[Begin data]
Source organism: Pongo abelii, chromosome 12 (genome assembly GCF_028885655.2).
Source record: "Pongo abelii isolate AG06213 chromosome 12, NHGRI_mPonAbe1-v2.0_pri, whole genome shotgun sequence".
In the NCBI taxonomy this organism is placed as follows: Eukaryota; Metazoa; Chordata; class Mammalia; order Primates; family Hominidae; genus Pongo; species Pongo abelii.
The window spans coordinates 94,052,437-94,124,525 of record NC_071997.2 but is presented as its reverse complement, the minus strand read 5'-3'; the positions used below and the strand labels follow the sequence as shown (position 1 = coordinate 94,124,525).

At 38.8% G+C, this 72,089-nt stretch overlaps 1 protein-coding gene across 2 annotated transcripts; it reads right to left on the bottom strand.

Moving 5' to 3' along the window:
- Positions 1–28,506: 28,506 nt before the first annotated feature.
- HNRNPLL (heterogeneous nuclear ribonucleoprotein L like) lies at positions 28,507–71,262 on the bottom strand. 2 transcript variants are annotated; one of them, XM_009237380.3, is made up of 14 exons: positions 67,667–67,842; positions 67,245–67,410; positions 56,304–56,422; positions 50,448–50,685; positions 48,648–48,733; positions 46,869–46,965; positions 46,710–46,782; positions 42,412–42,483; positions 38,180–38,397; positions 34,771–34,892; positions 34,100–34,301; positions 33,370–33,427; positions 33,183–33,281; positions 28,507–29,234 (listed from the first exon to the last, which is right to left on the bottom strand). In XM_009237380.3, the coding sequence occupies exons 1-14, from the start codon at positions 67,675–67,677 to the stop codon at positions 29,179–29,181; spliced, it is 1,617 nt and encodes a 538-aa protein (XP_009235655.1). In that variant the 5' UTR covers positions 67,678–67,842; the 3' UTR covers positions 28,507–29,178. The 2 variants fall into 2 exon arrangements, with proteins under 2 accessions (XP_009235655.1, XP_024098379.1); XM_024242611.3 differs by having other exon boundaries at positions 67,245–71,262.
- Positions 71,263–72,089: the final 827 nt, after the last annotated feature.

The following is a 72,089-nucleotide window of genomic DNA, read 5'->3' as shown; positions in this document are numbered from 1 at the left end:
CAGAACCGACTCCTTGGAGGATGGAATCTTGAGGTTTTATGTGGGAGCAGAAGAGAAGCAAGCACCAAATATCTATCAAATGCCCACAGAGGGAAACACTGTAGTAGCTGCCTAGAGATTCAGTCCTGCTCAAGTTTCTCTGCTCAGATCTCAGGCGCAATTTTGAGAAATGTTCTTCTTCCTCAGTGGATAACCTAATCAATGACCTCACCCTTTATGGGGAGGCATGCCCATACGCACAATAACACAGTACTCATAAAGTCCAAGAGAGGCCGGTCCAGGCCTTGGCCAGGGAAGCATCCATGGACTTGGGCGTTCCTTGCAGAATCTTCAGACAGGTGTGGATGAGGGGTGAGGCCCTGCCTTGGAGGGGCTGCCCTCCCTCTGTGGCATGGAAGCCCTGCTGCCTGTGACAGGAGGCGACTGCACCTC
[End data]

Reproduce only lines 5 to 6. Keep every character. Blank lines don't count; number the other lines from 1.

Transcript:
At 38.8% G+C, this 72,089-nt stretch overlaps 1 protein-coding gene across 2 annotated transcripts; it reads right to left on the bottom strand.

Moving 5' to 3' along the window: